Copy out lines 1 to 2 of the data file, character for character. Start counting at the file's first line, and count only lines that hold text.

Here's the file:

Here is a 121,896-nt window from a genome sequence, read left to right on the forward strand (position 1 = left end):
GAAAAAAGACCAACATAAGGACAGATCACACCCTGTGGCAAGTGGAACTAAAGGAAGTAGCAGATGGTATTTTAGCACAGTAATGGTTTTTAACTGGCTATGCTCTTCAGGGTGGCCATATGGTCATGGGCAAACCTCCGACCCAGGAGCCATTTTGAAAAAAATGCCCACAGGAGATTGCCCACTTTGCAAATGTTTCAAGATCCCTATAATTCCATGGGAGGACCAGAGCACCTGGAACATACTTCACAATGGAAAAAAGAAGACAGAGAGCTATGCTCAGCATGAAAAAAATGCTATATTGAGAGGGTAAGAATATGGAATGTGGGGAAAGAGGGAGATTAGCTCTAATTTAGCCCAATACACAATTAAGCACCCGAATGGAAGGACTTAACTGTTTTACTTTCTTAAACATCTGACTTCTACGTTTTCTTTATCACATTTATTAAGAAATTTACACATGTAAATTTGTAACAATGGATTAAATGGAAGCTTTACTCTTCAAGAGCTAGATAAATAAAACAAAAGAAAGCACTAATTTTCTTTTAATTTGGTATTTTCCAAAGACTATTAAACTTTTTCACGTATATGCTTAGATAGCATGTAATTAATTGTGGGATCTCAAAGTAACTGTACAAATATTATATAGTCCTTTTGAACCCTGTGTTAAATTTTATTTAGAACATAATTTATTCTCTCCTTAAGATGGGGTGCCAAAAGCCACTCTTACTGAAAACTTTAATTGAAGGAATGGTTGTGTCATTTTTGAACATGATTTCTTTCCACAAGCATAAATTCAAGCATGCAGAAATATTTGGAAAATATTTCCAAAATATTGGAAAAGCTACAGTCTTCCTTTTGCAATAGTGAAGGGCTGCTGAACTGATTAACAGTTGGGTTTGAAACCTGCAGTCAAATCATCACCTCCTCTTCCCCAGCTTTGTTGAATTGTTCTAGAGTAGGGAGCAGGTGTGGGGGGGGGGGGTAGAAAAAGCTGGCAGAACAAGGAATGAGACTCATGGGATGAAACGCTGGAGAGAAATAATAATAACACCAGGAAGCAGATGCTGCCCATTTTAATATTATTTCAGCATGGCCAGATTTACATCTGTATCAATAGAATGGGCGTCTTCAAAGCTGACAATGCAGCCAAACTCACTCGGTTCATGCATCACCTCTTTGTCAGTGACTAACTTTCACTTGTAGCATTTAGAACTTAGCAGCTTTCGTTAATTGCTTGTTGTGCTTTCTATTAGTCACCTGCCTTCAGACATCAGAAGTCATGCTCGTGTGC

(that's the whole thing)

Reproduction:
Here is a 121,896-nt window from a genome sequence, read left to right on the forward strand (position 1 = left end):
GAAAAAAGACCAACATAAGGACAGATCACACCCTGTGGCAAGTGGAACTAAAGGAAGTAGCAGATGGTATTTTAGCACAGTAATGGTTTTTAACTGGCTATGCTCTTCAGGGTGGCCATATGGTCATGGGCAAACCTCCGACCCAGGAGCCATTTTGAAAAAAATGCCCACAGGAGATTGCCCACTTTGCAAATGTTTCAAGATCCCTATAATTCCATGGGAGGACCAGAGCACCTGGAACATACTTCACAATGGAAAAAAGAAGACAGAGAGCTATGCTCAGCATGAAAAAAATGCTATATTGAGAGGGTAAGAATATGGAATGTGGGGAAAGAGGGAGATTAGCTCTAATTTAGCCCAATACACAATTAAGCACCCGAATGGAAGGACTTAACTGTTTTACTTTCTTAAACATCTGACTTCTACGTTTTCTTTATCACATTTATTAAGAAATTTACACATGTAAATTTGTAACAATGGATTAAATGGAAGCTTTACTCTTCAAGAGCTAGATAAATAAAACAAAAGAAAGCACTAATTTTCTTTTAATTTGGTATTTTCCAAAGACTATTAAACTTTTTCACGTATATGCTTAGATAGCATGTAATTAATTGTGGGATCTCAAAGTAACTGTACAAATATTATATAGTCCTTTTGAACCCTGTGTTAAATTTTATTTAGAACATAATTTATTCTCTCCTTAAGATGGGGTGCCAAAAGCCACTCTTACTGAAAACTTTAATTGAAGGAATGGTTGTGTCATTTTTGAACATGATTTCTTTCCACAAGCATAAATTCAAGCATGCAGAAATATTTGGAAAATATTTCCAAAATATTGGAAAAGCTACAGTCTTCCTTTTGCAATAGTGAAGGGCTGCTGAACTGATTAACAGTTGGGTTTGAAACCTGCAGTCAAATCATCACCTCCTCTTCCCCAGCTTTGTTGAATTGTTCTAGAGTAGGGAGCAGGTGTGGGGGGGGGGGGTAGAAAAAGCTGGCAGAACAAGGAATGAGACTCATGGGATGAAACGCTGGAGAGAAATAATAATAACACCAGGAAGCAGATGCTGCCCATTTTAATATTATTTCAGCATGGCCAGATTTACATCTGTATCAATAGAATGGGCGTCTTCAAAGCTGACAATGCAGCCAAACTCACTCGGTTCATGCATCACCTCTTTGTCAGTGACTAACTTTCACTTGTAGCATTTAGAACTTAGCAGCTTTCGTTAATTGCTTGTTGTGCTTTCTATTAGTCACCTGCCTTCAGACATCAGAAGTCATGCTCGTGTGC